The minimum wage is a debate that’s still confusing, especially for new workers. The least you should earn from your employer is dependent on many things.
Anyone who works to ensure that the society develops by dedicating their time in a given field should be compensated fairly. After all, these people also have families who depend on them to meet their basic needs. As such, every government has set a minimum wage that any employee should receive at the end of every month. The main reason for this is to nurture fairness and get rid of those employers looking to take advantage of workers.
Minimum wage may vary from state to state and country to country. Therefore, the least you can be paid is not necessarily equal to what your friend within another jurisdiction should receive. But, how will you know the minimum amount to expect from your employer? This post tackles the nitty-gritty of a minimum wage.
What is a Minimum Wage?
The phrase “minimum wage” could have different meanings, depending on how you look at it. As such, it is important to understand its definition before you sign that contract with your new employer. Simply put, it is the minimum amount of remuneration that all wage earners should receive from their employers after working over a given period of time.
The set figure cannot be reduced, whether in an individual contract or via a collective agreement. Any employer who tries to go against this risks legal repercussions. It is worth noting that this only applies to those employed on a full-time basis. Hence, if you are a freelancer or working along that line, you are not protected by the minimum wage bill.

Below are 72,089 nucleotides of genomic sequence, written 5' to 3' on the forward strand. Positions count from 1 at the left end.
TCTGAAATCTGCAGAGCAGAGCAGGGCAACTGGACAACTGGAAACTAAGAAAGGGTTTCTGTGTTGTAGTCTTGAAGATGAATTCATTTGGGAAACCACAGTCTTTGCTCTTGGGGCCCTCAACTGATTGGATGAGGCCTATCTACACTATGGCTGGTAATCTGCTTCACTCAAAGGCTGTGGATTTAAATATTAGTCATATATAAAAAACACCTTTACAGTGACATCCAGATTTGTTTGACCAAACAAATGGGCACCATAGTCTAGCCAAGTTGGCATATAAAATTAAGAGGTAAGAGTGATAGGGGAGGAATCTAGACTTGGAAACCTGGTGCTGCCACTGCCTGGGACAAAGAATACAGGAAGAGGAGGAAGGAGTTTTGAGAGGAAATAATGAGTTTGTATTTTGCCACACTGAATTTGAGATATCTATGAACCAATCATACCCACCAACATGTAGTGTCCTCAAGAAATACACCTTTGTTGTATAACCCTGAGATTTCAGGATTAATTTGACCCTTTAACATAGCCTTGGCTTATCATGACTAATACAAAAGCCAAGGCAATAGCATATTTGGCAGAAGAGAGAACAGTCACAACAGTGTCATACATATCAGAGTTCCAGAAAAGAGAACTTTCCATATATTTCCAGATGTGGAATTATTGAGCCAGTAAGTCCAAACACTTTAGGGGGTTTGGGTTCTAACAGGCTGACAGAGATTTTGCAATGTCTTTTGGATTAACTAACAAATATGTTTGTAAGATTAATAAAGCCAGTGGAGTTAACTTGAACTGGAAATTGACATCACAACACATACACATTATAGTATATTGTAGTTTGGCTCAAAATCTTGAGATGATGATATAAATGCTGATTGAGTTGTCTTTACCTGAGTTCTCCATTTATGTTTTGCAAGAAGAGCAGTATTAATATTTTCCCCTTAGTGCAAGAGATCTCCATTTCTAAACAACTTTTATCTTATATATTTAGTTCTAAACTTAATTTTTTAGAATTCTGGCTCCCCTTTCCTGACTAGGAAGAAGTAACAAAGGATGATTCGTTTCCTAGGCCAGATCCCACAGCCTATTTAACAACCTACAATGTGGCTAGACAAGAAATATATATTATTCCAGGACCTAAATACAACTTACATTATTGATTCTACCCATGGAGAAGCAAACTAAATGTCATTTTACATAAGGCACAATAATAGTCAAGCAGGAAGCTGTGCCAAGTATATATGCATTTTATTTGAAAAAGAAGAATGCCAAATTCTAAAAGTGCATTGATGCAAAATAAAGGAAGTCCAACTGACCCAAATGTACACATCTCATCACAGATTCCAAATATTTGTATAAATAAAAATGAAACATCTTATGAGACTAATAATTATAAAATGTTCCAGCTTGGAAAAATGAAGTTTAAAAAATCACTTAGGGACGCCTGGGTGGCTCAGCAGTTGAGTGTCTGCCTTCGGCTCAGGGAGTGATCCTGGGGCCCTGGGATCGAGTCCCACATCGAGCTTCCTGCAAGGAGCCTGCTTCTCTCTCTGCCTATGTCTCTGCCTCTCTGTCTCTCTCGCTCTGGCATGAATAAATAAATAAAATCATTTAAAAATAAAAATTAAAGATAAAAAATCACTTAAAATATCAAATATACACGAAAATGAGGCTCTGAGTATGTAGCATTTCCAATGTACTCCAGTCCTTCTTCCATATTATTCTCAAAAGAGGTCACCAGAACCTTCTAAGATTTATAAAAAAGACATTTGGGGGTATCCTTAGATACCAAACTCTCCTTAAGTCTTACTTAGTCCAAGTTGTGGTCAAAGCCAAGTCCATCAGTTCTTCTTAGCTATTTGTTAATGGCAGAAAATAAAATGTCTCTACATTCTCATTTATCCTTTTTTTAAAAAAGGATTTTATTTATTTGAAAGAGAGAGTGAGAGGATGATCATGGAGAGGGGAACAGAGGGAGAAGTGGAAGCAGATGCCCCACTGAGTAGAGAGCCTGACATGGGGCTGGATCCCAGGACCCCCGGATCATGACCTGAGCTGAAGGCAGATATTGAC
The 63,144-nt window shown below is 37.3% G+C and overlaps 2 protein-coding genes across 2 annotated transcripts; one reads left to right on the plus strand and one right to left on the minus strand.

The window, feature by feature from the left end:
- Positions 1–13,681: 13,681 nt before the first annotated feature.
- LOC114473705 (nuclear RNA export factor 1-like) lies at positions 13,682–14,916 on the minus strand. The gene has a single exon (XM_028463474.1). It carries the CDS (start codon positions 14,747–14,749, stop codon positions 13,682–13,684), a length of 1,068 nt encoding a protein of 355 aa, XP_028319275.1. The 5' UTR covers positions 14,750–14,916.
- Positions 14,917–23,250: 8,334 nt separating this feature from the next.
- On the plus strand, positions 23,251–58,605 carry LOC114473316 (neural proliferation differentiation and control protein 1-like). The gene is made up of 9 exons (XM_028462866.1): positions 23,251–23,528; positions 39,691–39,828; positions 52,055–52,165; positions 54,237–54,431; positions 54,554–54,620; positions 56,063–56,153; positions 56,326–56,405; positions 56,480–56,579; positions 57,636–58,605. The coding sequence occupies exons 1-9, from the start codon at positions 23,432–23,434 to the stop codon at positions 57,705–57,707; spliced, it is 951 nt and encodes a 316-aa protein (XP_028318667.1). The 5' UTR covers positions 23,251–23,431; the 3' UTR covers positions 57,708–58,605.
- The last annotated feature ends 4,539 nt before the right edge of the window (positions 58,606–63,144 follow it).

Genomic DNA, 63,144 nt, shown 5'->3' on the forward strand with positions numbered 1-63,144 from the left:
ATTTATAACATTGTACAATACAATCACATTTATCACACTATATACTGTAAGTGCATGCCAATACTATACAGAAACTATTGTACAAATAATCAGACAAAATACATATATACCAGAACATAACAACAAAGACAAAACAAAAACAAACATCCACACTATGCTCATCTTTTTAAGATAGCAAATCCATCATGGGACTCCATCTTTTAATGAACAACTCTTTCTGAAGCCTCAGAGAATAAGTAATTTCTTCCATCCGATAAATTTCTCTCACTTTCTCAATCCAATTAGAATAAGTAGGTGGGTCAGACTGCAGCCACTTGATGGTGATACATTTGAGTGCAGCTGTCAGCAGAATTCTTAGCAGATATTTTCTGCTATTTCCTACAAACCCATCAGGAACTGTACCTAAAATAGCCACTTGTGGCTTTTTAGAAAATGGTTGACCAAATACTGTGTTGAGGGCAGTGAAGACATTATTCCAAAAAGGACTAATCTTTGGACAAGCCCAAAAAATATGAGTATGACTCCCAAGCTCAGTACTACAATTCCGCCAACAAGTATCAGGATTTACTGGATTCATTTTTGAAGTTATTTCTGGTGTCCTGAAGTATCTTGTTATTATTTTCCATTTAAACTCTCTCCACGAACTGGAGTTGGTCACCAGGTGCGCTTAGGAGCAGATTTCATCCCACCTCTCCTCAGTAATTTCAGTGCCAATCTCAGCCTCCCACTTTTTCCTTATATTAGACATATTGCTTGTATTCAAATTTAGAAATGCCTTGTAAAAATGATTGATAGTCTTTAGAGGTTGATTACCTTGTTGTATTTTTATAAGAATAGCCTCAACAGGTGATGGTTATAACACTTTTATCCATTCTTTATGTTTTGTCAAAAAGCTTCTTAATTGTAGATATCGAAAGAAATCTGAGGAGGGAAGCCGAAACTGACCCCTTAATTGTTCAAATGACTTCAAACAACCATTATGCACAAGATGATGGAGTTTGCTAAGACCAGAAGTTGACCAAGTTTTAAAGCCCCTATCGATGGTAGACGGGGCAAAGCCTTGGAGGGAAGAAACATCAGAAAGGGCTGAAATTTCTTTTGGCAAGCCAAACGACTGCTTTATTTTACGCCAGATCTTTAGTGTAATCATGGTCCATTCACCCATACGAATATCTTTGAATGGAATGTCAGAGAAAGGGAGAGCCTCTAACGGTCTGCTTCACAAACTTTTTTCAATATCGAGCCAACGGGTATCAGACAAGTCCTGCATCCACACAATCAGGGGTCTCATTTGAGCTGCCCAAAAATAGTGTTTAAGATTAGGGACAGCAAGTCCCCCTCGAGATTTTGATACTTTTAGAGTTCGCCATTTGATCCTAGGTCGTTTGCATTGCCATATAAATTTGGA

How Much Should You Expect as Your Minimum Wage?
As earlier stated, minimum wages differ with jurisdictions. The main discrepancy is how the wage rule is applied. Your net income constitutes various components, including basic salary, annual bonuses, performance pay, tips, and allowances.
In some countries, all the components are taken into account, while others disregard some of them. In fact, there are states where only basic pay is included in the minimum wage calculation. Usually, hourly rates are used to find your minimum monthly salary. This amount can range from $4.50 to $10.50 per hour. Of course, this is just an average; you could be entitled to less or more than these limits.
Remember, your traveling time is also taken into account when summing up the hourly rates. However, payable traveling time should be related to your work. For instance, if you’ve been sent on a mission and you take breaks along the way, they are considered as working time. Moving from a training center to your station during working hours, waiting for a train or delivery goods, and meeting someone in connection with your job are all payable. However, rest breaks during such situations are not included in your wage calculation.
Exemption from the Minimum Wage Law
Note that this law does not apply to every worker. As already stated in the article, only those employees working on a full-time basis are eligible. However, this is not as conclusive as you’d like; so, have a look at some of the workers who are not eligible for the minimum payment.
Independent contractors, for one, are not covered by this part of the law. Therefore, if you are a freelance engineer, accountant, or any other related profession, the hiring company will pay you strictly according to the agreement. Tipped employees may also receive payments lower than the minimum wage. Examples of personnel under this category are the restaurant servers.
Age may also play a role in the minimum wage you get paid. If you are aged below 20 years, the rule to be applied will be different. You won’t necessarily be exempted from the law, but your minimum wage will vary from the rest of the employees. But, this is only applicable for your first 90 days at work. After which, you’ll fall in the general category regardless of age. If you are a student on attachment, the federal laws dictate that you receive at least 85% of the minimum wage.
The minimum wage is a debate that’s still confusing, especially for new workers. The least you should earn from your employer is dependent on many things, and your location is just one part of the equation. Before you start looking into the law, you should first make sure that you are eligible for the minimum wage. Independent contractors, for instance, are not included in this bracket. The same applies to tipped workers and casual babysitters. In which category do you fall?